December 18, 2011 Leave a Comment
Vince Carter arrives in Dallas this season facing both the largest and smallest set of expectations he’s ever faced. Paradoxical? Not really.
The high expectations are reserved for his new squad, the defending NBA Champion Dallas Mavericks. The smaller set of expectations surrounds the individual play of Vince Carter personally. This larger than life character is finally transitioning into a role player on a great team rather than demanding to be a centerpiece of a mediocre team.
This shift in personal attitudes for Vinsanity has allowed Donnie Nelson to become the first GM to sign Carter to a sane contract. His mini mid-level exception contract is so modest and flexible that the Mavs are still able to go after two top-level free agents next summer (Deron Williams and Dwight Howard), while remaining a title contender this season. In other words, Vince Carter fits perfectly into the win-now/win-later strategy of Mark Cuban.
At $3 million a year with only one year guaranteed, Vince’s three-year deal with the Mavs can’t be about the money for him. Coming into this season, Vince ranked number 19 on the list all-time of top earners in NBA history (purely salary, no endorsements or personal revenue) with just under $135 million.
Clearly the man has made enough money to retire several times over. Unlike many players, Carter’s not known to have financial problems or lavish spending habits like his former teammate Gilbert Arenas. Phoenix just paid him more money ($4 million) to go away than the Mavericks are paying him this season to play basketball.
Carter came to Dallas understanding that if he wants to win it all, he has to expect less for himself in terms of minutes by playing on the most competitive roster available to him. By choosing Dallas over fellow suitor Chicago, he chose a championship pedigree over more minutes and more shot opportunities.
Though VC undoubtedly begins the season as the Mavericks starter at Shooting Guard, everyone knows that Jason Terry plays SG for Dallas in crunch time. This is not expected to change in Dallas this season. The change is more related to VC himself. Vince Carter for the first time in his career will not be over-paid, over-played, or over-hyped. Half-Man, Half-Amazing is now Half-Starter, Half-Benchwarmer. This is unchartered territory for Vince Carter and I expect him to thrive in this new reduced role.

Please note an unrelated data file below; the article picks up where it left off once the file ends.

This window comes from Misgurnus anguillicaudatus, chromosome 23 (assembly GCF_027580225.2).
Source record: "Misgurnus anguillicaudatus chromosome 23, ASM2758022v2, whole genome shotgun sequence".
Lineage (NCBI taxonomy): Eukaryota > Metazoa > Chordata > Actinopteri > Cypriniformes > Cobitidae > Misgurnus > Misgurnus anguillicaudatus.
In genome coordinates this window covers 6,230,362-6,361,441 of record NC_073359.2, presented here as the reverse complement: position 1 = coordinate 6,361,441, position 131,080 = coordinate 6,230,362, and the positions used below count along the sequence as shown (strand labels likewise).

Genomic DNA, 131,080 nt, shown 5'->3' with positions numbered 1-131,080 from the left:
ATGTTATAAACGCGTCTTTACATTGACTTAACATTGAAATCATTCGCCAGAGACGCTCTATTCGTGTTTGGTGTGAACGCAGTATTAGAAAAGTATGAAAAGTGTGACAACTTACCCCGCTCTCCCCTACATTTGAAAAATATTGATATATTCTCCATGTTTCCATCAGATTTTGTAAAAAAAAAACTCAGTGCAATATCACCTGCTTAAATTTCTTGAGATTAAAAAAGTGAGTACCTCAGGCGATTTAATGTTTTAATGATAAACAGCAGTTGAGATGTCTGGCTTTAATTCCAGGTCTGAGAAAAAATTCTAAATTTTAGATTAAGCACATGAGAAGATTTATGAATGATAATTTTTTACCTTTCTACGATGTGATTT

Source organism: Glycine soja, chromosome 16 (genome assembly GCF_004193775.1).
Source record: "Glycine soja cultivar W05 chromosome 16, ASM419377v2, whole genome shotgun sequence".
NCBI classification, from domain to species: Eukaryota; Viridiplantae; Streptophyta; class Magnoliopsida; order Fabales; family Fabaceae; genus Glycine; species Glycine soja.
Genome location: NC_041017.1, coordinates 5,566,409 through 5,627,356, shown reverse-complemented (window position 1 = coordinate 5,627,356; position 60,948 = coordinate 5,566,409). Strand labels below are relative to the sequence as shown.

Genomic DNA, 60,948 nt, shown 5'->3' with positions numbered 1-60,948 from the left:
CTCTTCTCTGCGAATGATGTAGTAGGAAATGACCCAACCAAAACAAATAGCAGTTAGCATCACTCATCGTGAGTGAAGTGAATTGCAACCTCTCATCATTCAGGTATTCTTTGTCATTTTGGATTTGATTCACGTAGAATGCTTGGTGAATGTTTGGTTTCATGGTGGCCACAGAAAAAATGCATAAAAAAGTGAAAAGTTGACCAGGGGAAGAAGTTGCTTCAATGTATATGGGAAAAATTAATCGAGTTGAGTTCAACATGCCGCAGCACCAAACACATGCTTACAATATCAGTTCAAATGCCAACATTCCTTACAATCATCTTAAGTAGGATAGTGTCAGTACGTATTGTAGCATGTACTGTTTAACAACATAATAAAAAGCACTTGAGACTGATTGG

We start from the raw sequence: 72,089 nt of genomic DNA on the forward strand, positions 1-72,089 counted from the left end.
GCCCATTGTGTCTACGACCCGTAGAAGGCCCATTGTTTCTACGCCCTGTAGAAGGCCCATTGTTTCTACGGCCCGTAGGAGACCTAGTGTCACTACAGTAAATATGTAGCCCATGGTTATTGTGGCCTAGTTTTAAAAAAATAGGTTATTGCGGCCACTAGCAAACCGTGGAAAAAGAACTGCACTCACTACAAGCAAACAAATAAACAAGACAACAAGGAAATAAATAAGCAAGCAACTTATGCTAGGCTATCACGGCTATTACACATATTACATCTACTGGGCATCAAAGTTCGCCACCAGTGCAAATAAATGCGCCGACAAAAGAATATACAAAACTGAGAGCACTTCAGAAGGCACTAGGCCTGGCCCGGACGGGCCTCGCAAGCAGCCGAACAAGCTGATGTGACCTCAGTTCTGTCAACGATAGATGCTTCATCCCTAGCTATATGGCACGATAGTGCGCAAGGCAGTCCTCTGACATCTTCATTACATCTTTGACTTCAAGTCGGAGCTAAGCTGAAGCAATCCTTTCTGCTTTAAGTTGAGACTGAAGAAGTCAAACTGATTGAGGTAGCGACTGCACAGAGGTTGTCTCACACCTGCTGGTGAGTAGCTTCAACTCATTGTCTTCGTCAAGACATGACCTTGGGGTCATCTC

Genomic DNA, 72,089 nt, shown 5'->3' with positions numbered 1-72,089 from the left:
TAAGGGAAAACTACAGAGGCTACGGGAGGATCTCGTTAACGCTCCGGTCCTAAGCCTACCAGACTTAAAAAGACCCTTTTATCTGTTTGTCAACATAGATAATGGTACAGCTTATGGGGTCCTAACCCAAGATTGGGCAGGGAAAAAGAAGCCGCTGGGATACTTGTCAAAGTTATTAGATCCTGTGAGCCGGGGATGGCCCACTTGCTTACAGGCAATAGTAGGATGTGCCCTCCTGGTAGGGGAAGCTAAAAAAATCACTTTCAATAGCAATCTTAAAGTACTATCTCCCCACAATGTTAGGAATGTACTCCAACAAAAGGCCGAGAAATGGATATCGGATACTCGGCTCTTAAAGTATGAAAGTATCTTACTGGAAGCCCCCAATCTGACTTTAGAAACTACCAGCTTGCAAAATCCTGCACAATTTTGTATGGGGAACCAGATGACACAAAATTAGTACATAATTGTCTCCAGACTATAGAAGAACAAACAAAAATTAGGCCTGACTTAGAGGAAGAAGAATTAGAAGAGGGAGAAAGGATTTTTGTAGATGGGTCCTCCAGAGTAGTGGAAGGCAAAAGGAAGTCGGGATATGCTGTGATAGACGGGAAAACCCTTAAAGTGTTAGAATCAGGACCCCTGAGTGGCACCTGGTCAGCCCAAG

Carter likely will play the least of all the Mavericks starters this season, given the aforementioned Jason Terry situation going on in the fourth quarter. Besides Terry, Lamar Odom also figures to get a lot of minutes off the bench. Though Vince ranks higher in the depth chart than Roddy Beaubois, Delonte West, and Dominique Jones, it’ s not by much.
Assuming that he’ll probably rank 7th or lower on the team in minutes this season, Carter will be hitting 7th in my baseball lineup analogy. By my scorekeeping, Vince was asked to bat high in the lineup everywhere he’s ever played, including Phoenix last season. He may have played second fiddle to Dwight Howard in Orlando or Steve Nash on the Suns, but VC was still featured heavily in both rotations as no worse than the third player on the team.
Though still a liability on defense, I expect Vince to surprise us with a few 25 point games and maybe even a 30 or 40 point game if we’re lucky. Those games featuring flashes of pure brilliance will be the aberration. My guess is that VC averages around 12 PPG in 22 minutes or less. If he can deliver that kind of production in limited minutes, he’ll play a sizable role on a contending team for the first time rather than Vince versa (see what I did there?).
We can look forward to a healthy amount of dunks from the 2000 Slam Dunk Champion. He’ll frequently land on “Top 10 Plays” this season, converting lob after lob from PG Jason Kidd into two points at a time. The Mavs are counting on the reunion of former running mates Carter and Kidd to go smoothly. Carter and Kidd first played together on the New Jersey Nets from 2004-08, before Kidd was traded back to the Mavs.
Despite the mesmerizing effect of monster dunks on the fans, Carter’s true contribution will come in his excellent low post game. At 6’6″, Carter is a formidable threat with his back to the basket no matter who is guarding him. His problem has always been settling for the fade-away jumpers. If Vince plays his #7 role properly, he’ll know to pass up those types of shots to the better shooters on the team and focus on high percentage shots for himself.
If Vince can settle into his role and embrace the team approach the Mavericks perfected last post-season, Vince could have the most efficient season of his career. A deep guard-heavy roster will limit his minutes, which is why the 2011-12 season will demand that Vince Carter do more with less. He already took less money and presumably less minutes, now the question becomes: can VC help bring Dallas one more NBA title?
I don’t know about y’all, but I’m excited to see the artist formerly known as Air Canada in his debut at American Airlines Center on Christmas Day.